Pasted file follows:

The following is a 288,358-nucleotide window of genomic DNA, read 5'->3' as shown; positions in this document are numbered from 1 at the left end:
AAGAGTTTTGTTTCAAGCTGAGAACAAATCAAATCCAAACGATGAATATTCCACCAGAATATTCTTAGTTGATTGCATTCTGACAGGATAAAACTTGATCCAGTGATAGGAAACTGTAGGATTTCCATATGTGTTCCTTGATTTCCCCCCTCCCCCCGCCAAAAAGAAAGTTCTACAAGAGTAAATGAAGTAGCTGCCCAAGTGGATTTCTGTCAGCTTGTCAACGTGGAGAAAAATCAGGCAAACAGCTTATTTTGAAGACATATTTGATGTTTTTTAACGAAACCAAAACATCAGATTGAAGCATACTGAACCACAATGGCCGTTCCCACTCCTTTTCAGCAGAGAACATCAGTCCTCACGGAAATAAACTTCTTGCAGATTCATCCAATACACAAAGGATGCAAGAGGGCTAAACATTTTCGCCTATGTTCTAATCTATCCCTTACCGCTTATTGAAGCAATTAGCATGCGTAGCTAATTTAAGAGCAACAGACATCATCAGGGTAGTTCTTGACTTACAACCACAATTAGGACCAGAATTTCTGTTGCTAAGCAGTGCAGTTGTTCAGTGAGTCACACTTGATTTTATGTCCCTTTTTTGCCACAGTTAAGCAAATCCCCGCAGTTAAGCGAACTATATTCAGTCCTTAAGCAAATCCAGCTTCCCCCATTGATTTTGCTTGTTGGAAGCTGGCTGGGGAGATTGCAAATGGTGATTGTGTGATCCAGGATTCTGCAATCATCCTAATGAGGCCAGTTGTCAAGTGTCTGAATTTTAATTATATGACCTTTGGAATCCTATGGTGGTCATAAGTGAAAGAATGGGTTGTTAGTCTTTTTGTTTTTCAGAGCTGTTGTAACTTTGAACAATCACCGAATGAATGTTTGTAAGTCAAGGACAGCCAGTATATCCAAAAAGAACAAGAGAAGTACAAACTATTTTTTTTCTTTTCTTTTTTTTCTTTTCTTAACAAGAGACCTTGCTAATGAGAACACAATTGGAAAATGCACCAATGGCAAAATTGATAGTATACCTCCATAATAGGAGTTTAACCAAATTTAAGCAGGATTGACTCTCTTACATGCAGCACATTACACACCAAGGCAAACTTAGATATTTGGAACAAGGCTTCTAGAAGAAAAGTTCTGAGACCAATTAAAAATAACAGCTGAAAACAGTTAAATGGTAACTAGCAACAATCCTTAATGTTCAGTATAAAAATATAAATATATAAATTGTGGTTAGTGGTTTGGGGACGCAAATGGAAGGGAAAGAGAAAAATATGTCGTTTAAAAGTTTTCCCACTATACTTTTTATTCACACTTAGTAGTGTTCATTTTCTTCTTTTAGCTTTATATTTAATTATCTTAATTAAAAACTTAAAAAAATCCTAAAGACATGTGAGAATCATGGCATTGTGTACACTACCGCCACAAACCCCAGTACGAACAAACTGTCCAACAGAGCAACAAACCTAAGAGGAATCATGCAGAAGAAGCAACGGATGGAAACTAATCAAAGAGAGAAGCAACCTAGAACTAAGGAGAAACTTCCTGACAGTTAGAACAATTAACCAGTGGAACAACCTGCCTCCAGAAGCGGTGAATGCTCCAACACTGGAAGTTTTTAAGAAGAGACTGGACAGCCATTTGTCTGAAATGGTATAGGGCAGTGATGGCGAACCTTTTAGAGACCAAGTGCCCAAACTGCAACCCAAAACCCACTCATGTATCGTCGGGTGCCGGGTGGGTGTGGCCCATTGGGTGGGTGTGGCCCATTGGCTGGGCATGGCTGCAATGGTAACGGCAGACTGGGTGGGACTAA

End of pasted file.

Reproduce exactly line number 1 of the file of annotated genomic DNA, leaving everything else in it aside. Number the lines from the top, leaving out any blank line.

The following is a 288,358-nucleotide window of genomic DNA, read 5'->3' as shown; positions in this document are numbered from 1 at the left end: